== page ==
Regular readers will be aware that we have been trying to stay abreast of new documents that have a direct relevance to Covid-19 recovery planning (see all posts).
What this reveals is that in England, Covid-19 recovery planning is still seen primarily as economic recovery, with an emphasis on business. Rather than the government, it is other organisations — ourselves included — that are arguing that economic recovery has to have a more joined-up approach in which economic, social and community recovery are seen as interconnected and on an equal footing.
Contrast this with Scotland, where the Scottish Government’s Independent Advisory Group on Economic Recovery has just published its report, Towards a Robust, Resilient Wellbeing Economy for Scotland (June 2020).
This report argues for what it calls a “wellbeing economy” and recognises the vital contribution the third sector makes to this. It locates social purpose organisations at the heart of economic recovery.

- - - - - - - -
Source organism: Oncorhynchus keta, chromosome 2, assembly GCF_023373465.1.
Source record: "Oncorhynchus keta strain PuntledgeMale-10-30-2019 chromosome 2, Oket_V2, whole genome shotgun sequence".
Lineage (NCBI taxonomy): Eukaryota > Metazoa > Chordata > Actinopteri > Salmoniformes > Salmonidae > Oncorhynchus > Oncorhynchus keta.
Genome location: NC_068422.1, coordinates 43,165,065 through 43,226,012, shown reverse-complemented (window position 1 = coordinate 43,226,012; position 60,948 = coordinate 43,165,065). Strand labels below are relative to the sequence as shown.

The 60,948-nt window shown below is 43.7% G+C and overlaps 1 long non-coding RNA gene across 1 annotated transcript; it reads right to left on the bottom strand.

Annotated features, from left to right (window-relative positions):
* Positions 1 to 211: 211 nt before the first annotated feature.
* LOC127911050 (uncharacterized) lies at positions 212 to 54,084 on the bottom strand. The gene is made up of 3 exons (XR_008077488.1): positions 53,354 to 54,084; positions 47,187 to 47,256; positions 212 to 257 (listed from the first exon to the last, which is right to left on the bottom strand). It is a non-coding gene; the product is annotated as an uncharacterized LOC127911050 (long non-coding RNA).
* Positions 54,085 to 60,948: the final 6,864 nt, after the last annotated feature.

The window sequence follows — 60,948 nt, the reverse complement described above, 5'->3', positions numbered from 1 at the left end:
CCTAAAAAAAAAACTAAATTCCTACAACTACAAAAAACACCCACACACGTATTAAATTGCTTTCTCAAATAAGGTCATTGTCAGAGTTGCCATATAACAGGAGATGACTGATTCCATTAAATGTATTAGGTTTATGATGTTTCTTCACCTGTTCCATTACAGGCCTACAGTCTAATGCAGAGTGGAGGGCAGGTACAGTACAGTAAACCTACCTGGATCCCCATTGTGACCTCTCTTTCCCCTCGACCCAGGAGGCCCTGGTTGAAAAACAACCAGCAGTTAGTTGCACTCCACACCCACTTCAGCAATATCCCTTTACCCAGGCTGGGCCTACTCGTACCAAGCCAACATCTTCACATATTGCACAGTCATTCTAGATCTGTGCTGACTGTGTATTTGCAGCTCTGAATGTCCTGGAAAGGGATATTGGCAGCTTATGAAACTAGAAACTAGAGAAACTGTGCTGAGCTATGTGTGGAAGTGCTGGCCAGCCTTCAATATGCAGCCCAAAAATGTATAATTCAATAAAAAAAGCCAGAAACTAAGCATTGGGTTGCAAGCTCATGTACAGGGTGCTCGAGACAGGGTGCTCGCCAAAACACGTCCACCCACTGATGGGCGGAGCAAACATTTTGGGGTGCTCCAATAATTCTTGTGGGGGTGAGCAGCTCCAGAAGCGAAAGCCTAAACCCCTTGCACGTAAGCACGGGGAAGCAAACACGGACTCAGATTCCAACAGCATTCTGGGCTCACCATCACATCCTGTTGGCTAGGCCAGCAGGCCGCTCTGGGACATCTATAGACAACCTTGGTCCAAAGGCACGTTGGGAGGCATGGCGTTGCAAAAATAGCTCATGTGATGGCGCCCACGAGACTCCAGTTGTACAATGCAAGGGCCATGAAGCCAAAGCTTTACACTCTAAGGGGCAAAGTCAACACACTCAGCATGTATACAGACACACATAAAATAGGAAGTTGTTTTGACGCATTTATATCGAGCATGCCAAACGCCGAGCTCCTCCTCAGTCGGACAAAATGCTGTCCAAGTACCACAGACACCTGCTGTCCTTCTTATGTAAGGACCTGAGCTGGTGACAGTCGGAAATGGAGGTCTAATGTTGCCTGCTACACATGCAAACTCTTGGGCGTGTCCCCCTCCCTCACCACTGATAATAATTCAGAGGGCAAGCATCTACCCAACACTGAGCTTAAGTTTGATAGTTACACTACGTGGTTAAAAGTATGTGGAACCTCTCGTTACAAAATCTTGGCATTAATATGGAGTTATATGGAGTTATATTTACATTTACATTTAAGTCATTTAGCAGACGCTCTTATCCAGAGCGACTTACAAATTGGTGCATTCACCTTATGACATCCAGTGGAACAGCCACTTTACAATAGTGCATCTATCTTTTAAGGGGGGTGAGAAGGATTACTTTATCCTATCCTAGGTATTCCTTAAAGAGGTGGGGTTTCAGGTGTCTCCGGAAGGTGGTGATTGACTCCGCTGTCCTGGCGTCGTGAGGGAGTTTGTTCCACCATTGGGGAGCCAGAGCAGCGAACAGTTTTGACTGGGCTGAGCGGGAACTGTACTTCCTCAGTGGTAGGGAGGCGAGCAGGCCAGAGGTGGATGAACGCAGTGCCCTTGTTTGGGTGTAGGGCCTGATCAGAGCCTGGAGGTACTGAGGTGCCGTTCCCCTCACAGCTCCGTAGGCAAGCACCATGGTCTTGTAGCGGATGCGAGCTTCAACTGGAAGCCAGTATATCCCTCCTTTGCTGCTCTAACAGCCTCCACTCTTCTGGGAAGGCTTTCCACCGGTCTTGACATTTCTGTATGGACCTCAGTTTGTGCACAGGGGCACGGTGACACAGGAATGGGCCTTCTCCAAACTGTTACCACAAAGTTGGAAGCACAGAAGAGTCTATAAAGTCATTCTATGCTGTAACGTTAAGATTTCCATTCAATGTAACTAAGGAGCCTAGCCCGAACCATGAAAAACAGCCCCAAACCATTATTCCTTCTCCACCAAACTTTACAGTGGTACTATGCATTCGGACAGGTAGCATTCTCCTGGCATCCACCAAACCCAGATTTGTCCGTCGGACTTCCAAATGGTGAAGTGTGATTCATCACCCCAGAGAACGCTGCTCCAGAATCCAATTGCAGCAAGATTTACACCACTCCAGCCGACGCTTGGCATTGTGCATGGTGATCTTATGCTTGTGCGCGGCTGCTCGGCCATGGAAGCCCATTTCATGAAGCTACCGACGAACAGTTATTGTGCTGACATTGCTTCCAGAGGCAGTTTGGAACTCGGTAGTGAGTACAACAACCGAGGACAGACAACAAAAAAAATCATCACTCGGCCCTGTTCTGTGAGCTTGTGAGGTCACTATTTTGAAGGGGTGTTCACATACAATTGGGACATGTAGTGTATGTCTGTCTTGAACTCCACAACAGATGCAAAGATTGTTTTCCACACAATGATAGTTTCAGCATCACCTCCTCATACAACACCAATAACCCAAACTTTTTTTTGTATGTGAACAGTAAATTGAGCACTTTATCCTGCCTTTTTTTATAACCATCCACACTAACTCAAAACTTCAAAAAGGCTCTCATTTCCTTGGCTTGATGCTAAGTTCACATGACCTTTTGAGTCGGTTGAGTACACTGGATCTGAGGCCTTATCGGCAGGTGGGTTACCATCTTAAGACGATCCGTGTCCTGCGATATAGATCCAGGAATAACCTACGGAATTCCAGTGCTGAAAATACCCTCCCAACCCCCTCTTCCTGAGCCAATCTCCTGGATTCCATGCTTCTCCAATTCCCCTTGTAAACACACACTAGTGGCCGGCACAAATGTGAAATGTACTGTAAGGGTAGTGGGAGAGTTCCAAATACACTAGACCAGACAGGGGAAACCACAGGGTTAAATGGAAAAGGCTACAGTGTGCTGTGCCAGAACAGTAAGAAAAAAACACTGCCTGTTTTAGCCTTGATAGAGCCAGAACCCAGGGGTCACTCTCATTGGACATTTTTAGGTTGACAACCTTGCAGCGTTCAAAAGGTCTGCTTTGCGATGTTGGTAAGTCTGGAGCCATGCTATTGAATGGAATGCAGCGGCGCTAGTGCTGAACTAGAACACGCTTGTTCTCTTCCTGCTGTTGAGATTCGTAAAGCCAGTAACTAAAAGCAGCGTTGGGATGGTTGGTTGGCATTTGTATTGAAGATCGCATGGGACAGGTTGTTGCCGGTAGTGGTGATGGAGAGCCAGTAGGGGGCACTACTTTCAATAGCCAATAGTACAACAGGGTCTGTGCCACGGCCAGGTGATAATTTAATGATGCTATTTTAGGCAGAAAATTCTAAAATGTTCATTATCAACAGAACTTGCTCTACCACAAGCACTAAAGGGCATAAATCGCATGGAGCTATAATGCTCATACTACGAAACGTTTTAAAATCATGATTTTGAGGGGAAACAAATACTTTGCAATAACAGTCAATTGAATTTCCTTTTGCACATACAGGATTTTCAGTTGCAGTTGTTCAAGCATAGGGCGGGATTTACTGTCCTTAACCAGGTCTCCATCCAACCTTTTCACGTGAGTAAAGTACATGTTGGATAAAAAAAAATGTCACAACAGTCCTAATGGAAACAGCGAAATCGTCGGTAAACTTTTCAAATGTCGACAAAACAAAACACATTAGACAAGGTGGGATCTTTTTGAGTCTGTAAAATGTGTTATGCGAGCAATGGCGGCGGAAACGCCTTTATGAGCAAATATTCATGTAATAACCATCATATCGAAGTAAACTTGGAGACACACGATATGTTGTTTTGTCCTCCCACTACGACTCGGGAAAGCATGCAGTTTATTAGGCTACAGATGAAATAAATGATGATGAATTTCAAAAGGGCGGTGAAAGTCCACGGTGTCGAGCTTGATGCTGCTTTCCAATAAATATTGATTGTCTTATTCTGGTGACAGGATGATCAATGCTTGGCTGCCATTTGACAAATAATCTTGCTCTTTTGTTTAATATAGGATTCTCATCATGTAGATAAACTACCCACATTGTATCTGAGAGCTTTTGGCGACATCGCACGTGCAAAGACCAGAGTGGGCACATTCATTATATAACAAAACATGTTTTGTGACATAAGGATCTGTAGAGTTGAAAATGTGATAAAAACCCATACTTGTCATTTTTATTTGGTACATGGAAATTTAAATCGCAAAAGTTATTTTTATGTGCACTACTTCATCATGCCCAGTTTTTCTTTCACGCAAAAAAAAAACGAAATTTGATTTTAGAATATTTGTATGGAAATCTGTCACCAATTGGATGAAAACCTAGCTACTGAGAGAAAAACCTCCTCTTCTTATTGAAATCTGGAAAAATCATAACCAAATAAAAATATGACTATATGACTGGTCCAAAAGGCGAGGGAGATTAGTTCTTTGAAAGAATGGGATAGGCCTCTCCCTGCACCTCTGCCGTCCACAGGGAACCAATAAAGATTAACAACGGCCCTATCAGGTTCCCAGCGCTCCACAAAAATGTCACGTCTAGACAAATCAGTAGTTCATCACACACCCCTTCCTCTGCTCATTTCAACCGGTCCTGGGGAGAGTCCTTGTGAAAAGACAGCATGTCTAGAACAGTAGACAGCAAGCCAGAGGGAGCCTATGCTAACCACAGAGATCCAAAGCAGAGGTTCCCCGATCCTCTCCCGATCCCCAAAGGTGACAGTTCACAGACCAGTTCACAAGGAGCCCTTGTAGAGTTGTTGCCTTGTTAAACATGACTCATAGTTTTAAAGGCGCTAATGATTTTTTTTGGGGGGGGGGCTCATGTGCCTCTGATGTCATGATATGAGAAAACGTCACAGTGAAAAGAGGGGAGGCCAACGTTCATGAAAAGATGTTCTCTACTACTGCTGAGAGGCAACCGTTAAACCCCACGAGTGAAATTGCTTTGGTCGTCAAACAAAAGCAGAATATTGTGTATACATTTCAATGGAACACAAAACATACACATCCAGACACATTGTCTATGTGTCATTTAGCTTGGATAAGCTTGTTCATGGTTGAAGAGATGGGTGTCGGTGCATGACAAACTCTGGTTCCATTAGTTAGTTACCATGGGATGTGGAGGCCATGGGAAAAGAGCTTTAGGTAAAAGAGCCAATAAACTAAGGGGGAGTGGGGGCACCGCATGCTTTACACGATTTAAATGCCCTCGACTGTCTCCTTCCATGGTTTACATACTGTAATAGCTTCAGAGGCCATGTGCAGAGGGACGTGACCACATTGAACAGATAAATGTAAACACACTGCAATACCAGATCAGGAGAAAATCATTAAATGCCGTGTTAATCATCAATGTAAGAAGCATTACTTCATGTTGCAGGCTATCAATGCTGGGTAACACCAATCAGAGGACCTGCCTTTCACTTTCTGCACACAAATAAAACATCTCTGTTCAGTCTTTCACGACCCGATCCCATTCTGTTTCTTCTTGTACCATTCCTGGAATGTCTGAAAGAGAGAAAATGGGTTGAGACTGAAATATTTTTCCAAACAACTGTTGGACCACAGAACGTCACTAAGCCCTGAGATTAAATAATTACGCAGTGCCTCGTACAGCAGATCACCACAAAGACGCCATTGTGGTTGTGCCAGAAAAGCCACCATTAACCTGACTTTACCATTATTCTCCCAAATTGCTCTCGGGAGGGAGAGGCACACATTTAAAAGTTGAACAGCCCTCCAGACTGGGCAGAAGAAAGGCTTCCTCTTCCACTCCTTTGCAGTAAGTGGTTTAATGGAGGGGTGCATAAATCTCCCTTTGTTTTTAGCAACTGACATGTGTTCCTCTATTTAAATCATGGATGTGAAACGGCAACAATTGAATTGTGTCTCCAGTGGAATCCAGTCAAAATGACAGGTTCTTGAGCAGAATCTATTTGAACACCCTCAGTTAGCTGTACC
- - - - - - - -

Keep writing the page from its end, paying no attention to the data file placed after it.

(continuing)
The report says that the Scottish Government must take action “to protect the capacity and financial sustainability of the third sector, in recognition of its important role in building and strengthening social capital” and that this should include examining “the scope for longer-term funding arrangements for services; more flexible and collaborative approaches to procurement; and new ways to incentivise private investment in the sector”.
If only we were seeing such an enlightened approach being advocated by our own government.
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